“My biggest ambition is to see my research being used for patients. That is my dream, before I retire.”
As one of the BHF’s most senior researchers, and the leader of a team of 20 scientists at Queen Mary University of London, Professor Marelli-Berg is now thinking beyond her own research. “There are very talented people that I am mentoring,” she says. “It’s like being a parent, in that you want people to have the opportunities you didn’t have. The university and the BHF are helping me to give them those opportunities. What I want to do is help raise the next generation of scientists. That is what I want to be my legacy.”
Support from the BHF
As part of her appointment as a Chair of Cardiovascular Immunology, the BHF funded Professor Marelli-Berg £120,000 for a machine named the Seahorse (pictured right).
The machine lets researchers measure cell metabolism, for example by measuring oxygen that cells consume. Different drugs can be added to the cells in the machine to see the effect on cell metabolism.
“The Seahorse analyser is really state-of-the-art,” says Professor Marelli-Berg. “It is proving a powerful tool. It means we can look at the metabolism of immune cells in real time. It is crucial for the studies we are doing on different drugs as immunomodulators. Other BHF-funded colleagues are able to use it too.”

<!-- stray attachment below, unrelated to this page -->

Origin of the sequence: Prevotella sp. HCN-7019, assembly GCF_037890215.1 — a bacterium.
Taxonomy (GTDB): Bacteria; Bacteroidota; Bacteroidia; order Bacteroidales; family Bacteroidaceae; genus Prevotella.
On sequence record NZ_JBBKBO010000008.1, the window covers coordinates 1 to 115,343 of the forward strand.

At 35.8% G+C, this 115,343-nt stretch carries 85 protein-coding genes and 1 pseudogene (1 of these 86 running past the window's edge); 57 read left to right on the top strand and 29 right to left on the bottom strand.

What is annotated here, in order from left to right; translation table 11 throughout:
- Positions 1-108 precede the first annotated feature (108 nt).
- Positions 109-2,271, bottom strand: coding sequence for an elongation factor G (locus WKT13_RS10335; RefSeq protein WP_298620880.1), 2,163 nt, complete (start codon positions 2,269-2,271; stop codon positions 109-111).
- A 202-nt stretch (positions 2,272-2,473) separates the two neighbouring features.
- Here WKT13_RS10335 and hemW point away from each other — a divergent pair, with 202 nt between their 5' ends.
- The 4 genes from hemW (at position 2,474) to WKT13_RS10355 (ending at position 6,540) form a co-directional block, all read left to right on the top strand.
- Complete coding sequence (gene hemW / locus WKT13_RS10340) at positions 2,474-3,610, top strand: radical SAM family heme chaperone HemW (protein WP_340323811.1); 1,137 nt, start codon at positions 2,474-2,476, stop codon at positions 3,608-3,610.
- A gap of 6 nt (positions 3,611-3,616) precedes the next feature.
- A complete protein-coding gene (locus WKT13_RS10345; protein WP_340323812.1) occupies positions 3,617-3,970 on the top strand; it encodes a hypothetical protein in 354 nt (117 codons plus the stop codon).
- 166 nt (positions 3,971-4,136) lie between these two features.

The machine is so important, it was the first thing on the professor’s mind after a break-in at the university. “When I found out, I was out of my mind with worry about the Seahorse,” she says. “I asked the police to go and check if it was OK. That machine was the most important thing to me.”
The Seahorse is part of the £1.2m funding we awarded with her appointment as a BHF Professor. But she says BHF support has gone far beyond this. “The BHF made me what I am now,” she says. “My first grant was from the BHF. It is not just the money, it is also the mentorship. I can make an appointment with Jeremy Pearson [BHF Associate Medical Director for Research] and he will always advise me.
“The BHF has helped me at times when I thought I wasn’t good enough. The first time I applied for the Programme Grant, I didn’t get it, but they explained what I needed to do better. That really helped me and it made me want to work harder.”